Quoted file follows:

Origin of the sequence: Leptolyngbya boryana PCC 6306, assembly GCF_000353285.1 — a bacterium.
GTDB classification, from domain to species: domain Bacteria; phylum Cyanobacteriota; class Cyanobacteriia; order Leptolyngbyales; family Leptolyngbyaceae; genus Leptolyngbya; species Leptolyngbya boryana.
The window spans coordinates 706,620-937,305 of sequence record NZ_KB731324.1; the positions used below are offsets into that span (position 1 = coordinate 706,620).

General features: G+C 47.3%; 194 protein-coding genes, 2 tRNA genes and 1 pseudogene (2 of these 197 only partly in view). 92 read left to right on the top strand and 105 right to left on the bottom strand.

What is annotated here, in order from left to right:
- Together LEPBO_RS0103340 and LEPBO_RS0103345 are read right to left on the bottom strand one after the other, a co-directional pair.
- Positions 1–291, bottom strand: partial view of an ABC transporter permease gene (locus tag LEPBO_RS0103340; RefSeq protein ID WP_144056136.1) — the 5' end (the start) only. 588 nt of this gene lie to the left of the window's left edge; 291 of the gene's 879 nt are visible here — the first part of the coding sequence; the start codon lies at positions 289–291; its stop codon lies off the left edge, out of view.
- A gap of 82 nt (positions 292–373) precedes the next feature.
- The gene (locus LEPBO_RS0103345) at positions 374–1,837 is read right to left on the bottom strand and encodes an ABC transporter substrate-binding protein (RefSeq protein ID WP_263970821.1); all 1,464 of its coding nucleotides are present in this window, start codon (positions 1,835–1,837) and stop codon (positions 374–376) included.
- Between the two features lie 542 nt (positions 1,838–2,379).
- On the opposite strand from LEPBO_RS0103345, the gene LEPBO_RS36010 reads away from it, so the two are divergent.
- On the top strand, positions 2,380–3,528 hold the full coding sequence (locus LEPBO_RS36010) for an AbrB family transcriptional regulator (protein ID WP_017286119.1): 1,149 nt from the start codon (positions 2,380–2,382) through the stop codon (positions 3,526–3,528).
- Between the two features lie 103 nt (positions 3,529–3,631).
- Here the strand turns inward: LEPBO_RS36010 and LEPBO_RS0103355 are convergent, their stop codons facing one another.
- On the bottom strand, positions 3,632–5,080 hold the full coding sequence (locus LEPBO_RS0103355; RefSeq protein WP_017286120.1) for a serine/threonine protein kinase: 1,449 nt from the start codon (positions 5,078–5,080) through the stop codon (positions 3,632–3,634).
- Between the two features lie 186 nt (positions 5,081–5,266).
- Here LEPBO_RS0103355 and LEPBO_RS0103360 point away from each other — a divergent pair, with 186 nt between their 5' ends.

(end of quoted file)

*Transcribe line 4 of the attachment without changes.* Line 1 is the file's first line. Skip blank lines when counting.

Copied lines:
General features: G+C 47.3%; 194 protein-coding genes, 2 tRNA genes and 1 pseudogene (2 of these 197 only partly in view). 92 read left to right on the top strand and 105 right to left on the bottom strand.